Medical Marijuana Tax Law
The issues surrounding the taxation of medical marijuana businesses are far too complex for most CPAs serving the industry. As if marijuana entrepreneurs weren't burdened enough by the tough regulatory environment and the lack of banking options, the lack of competent professionals in the accounting industry serving this niche clientele has forced many marijuana business owners to pay effective tax rates of anywhere from 40% to 70%.
More importantly, the medical marijuana entrepreneur faces a level of unparalleled IRS scrutiny. The guerilla campaign against marijuana business owners by IRS auditors has forced thousands of dispensaries (including those with a CPA) to close their doors. In fact, even though the IRS audits less than 2% of all U.S. businesses, more than 6% of operational cannabis companies surveyed by Marijuana Business Daily were reportedly audited by the IRS.
It is no secret that Medical Marijuana, while legal in 23 states, is still illegal federally. It is also widely known by those practicing in Canna-business that Section 280E of the IRS Code governs (generally) how taxes are assessed against those trafficking illegal substance(s). The Tax Courts, however, are still churning out marijuana-based tax opinions at an alarming rate, sparking uncertainty and unease among those in the marijuana business.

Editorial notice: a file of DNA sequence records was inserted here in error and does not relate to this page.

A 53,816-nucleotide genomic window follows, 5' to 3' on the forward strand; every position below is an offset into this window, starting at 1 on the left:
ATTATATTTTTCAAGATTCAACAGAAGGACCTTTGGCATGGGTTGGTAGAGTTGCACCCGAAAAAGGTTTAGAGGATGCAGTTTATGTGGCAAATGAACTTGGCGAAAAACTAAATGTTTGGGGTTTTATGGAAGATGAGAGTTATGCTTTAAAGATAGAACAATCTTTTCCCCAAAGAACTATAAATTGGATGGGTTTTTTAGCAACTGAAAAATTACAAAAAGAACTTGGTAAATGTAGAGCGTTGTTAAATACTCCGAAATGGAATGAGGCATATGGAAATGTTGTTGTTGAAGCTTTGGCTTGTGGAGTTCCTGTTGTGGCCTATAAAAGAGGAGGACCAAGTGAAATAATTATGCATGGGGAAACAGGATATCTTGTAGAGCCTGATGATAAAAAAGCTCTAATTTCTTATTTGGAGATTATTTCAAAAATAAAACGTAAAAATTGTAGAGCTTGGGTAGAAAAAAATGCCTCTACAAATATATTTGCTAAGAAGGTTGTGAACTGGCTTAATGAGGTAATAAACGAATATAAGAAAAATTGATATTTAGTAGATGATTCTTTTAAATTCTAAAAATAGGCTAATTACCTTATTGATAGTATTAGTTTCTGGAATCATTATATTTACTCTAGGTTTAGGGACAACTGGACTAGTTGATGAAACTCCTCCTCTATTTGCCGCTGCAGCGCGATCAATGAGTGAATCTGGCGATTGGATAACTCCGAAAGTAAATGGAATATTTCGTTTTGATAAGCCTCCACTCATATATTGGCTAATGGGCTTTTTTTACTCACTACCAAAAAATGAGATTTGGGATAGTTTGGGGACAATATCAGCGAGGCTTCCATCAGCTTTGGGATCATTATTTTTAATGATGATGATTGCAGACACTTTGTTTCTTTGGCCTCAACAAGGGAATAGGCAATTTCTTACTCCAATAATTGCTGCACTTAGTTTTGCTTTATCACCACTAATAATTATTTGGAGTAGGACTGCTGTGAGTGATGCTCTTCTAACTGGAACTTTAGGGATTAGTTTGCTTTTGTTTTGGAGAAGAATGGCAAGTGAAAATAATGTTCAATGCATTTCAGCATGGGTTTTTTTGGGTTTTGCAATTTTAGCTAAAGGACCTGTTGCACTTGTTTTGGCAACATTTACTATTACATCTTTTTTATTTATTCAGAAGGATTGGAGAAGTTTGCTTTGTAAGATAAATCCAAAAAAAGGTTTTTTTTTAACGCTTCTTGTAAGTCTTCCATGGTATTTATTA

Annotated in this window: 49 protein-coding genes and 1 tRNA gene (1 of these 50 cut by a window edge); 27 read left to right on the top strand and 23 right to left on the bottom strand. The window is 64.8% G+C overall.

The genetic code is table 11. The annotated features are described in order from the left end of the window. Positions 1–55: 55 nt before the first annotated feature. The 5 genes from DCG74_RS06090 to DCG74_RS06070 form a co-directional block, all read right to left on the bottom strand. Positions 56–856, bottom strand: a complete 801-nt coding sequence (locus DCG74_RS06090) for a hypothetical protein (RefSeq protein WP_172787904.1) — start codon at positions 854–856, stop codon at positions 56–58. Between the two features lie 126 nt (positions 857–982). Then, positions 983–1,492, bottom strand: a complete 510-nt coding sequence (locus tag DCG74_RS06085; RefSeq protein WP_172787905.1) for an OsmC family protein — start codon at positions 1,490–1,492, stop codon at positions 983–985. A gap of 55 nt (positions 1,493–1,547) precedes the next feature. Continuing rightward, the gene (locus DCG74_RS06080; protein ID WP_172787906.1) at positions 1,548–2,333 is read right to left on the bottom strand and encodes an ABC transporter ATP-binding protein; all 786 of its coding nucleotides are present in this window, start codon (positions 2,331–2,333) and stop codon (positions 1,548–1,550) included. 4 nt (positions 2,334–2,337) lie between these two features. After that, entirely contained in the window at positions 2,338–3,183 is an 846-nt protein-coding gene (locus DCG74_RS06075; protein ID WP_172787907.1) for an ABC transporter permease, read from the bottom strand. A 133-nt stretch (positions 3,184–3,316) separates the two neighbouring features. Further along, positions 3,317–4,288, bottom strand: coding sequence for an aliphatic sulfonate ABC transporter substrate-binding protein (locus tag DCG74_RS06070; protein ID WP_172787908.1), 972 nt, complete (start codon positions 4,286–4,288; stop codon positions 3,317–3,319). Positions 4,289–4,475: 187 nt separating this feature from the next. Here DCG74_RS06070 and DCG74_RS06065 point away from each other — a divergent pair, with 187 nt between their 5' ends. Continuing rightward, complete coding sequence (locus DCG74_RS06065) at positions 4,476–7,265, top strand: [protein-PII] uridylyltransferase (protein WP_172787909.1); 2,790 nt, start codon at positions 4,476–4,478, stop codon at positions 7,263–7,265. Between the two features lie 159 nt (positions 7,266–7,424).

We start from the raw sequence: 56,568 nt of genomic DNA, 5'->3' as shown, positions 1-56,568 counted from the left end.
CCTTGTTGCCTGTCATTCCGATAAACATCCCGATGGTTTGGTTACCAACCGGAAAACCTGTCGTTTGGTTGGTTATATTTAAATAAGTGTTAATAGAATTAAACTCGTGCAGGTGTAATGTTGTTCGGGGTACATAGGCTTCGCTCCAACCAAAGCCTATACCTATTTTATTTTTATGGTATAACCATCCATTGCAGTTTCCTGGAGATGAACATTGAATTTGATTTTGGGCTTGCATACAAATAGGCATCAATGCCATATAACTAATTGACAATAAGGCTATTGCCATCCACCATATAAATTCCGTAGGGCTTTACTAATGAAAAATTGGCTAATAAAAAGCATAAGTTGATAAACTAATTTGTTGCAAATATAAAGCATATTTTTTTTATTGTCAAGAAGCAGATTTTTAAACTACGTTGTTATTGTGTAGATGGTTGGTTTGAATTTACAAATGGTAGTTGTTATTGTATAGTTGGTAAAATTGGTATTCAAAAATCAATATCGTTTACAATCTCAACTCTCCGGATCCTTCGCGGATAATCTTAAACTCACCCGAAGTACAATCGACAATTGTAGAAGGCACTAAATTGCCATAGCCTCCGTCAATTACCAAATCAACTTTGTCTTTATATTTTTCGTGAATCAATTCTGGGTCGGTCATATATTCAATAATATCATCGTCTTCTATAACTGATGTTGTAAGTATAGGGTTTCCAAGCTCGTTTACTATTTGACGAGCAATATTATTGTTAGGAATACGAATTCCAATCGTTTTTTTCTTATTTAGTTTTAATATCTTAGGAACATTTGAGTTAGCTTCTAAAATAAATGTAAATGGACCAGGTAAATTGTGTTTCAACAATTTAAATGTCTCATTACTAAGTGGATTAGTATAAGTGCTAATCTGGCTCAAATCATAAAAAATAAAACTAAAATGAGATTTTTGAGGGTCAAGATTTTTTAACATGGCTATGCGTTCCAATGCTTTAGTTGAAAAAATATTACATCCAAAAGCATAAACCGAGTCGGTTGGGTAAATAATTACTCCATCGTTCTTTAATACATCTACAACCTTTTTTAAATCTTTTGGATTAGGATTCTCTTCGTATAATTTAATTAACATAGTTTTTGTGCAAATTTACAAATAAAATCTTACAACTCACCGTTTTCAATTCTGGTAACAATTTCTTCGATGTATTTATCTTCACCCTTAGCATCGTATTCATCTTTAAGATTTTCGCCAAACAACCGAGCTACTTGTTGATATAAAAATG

Don't rely on just a CPA!
Although a typical IRS audit is civil in nature, audits of the marijuana industry can quickly become a criminal matter. This is where having a tax attorney (and not just a CPA) is helpful. For example, Section 7525 of the IRS Code limits the concept of confidential communication between accountants and their client's civil matters. Moreover, the communications, although confidential, are not privileged. The IRS knows this and they and may seek a criminal investigation under the guise of an IRS audit. This means that the CPA can be compelled to testify whereas an attorney cannot.
As a 280E tax specialist, our services include representation of dispensaries, growers, and processors being audited by the IRS or local authorities, representing cannabis businesses in tax court, and counseling start-ups on entity formation and compliance. Get your business ready for the inevitable audit by contacting a tax attorney who specializes in the marijuana industry.